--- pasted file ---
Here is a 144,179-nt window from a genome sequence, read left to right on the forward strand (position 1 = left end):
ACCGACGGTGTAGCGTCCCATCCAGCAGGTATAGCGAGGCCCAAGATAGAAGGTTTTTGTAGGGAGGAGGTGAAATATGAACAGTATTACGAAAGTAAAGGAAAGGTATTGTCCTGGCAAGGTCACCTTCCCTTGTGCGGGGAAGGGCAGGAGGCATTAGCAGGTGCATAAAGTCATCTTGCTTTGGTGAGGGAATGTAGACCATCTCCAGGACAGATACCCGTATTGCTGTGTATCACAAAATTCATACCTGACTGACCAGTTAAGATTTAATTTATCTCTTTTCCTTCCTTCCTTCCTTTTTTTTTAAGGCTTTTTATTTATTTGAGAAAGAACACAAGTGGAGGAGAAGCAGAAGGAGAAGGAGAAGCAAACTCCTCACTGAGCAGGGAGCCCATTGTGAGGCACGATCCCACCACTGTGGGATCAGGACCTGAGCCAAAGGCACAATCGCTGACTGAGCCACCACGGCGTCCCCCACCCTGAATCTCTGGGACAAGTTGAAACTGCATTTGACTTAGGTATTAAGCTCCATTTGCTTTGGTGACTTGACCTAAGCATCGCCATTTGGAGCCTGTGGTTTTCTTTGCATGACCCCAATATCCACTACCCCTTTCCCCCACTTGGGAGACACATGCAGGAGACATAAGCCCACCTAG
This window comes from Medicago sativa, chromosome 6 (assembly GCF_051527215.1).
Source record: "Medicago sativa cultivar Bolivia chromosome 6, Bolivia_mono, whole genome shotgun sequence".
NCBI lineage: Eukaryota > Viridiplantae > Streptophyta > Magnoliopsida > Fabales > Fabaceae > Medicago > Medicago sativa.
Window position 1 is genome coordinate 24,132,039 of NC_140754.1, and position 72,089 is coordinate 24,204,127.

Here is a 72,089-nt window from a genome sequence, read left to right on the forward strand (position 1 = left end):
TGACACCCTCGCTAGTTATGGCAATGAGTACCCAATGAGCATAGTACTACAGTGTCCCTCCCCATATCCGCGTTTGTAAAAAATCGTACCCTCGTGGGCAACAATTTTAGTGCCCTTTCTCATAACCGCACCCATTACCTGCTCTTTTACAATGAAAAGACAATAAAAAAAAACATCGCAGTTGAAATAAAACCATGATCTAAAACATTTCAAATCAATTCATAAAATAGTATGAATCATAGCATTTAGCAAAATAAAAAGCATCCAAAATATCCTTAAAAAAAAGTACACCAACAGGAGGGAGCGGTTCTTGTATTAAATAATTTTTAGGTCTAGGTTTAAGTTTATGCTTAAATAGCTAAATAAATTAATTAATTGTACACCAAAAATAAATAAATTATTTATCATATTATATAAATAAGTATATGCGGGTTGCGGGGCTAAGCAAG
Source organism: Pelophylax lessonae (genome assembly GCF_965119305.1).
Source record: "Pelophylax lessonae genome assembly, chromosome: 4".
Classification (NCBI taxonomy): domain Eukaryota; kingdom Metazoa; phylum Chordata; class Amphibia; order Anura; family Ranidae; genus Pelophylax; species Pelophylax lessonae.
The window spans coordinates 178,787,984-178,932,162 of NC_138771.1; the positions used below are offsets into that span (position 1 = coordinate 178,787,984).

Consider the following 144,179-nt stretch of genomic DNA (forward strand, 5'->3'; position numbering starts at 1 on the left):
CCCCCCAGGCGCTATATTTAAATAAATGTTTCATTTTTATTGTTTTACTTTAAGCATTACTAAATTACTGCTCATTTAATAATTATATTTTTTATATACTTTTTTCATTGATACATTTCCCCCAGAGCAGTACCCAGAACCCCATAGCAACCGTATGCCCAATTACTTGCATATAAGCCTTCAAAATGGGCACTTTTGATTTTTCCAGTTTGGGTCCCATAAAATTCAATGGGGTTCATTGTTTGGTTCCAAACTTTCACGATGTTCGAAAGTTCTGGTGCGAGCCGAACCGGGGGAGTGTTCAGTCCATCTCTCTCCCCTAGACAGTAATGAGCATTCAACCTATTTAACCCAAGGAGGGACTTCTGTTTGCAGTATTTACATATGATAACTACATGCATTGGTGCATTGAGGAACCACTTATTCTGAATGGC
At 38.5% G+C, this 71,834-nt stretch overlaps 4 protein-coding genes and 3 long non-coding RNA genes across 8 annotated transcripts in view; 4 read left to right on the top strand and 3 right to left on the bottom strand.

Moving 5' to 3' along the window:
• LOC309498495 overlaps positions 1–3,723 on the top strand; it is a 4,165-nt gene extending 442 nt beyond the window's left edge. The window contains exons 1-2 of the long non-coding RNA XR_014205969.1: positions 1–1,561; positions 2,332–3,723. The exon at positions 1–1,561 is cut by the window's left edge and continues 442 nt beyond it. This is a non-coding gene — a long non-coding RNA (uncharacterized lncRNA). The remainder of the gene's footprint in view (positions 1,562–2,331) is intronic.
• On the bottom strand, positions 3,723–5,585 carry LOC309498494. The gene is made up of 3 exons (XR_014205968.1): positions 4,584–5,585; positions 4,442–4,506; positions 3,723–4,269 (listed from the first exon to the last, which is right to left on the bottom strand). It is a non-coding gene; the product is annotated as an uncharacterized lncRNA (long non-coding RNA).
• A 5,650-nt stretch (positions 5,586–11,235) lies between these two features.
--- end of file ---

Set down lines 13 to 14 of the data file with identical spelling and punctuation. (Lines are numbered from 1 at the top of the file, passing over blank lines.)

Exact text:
Consider the following 144,179-nt stretch of genomic DNA (forward strand, 5'->3'; position numbering starts at 1 on the left):
CCCCCCAGGCGCTATATTTAAATAAATGTTTCATTTTTATTGTTTTACTTTAAGCATTACTAAATTACTGCTCATTTAATAATTATATTTTTTATATACTTTTTTCATTGATACATTTCCCCCAGAGCAGTACCCAGAACCCCATAGCAACCGTATGCCCAATTACTTGCATATAAGCCTTCAAAATGGGCACTTTTGATTTTTCCAGTTTGGGTCCCATAAAATTCAATGGGGTTCATTGTTTGGTTCCAAACTTTCACGATGTTCGAAAGTTCTGGTGCGAGCCGAACCGGGGGAGTGTTCAGTCCATCTCTCTCCCCTAGACAGTAATGAGCATTCAACCTATTTAACCCAAGGAGGGACTTCTGTTTGCAGTATTTACATATGATAACTACATGCATTGGTGCATTGAGGAACCACTTATTCTGAATGGC